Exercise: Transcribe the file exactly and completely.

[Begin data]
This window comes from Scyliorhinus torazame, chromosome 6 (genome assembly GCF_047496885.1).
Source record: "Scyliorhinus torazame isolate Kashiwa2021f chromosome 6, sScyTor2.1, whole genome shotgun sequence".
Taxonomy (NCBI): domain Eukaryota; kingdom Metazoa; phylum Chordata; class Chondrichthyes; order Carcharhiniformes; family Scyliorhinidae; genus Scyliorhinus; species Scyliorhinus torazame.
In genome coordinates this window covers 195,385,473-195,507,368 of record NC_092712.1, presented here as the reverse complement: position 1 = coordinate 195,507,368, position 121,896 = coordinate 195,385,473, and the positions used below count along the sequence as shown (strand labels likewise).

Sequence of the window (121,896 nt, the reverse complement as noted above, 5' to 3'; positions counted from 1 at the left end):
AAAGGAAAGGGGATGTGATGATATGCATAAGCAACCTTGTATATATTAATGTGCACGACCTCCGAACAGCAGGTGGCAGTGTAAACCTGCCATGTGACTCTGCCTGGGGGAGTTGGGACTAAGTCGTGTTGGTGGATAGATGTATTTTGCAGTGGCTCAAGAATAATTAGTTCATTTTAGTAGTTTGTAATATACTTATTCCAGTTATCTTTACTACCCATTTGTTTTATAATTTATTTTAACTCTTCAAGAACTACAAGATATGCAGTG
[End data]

This window comes from Scyliorhinus torazame, chromosome 6 (genome assembly GCF_047496885.1).
Source record: "Scyliorhinus torazame isolate Kashiwa2021f chromosome 6, sScyTor2.1, whole genome shotgun sequence".
Taxonomy (NCBI): domain Eukaryota; kingdom Metazoa; phylum Chordata; class Chondrichthyes; order Carcharhiniformes; family Scyliorhinidae; genus Scyliorhinus; species Scyliorhinus torazame.
In genome coordinates this window covers 195,385,473-195,507,368 of record NC_092712.1, presented here as the reverse complement: position 1 = coordinate 195,507,368, position 121,896 = coordinate 195,385,473, and the positions used below count along the sequence as shown (strand labels likewise).

Sequence of the window (121,896 nt, the reverse complement as noted above, 5' to 3'; positions counted from 1 at the left end):
AAAGGAAAGGGGATGTGATGATATGCATAAGCAACCTTGTATATATTAATGTGCACGACCTCCGAACAGCAGGTGGCAGTGTAAACCTGCCATGTGACTCTGCCTGGGGGAGTTGGGACTAAGTCGTGTTGGTGGATAGATGTATTTTGCAGTGGCTCAAGAATAATTAGTTCATTTTAGTAGTTTGTAATATACTTATTCCAGTTATCTTTACTACCCATTTGTTTTATAATTTATTTTAACTCTTCAAGAACTACAAGATATGCAGTG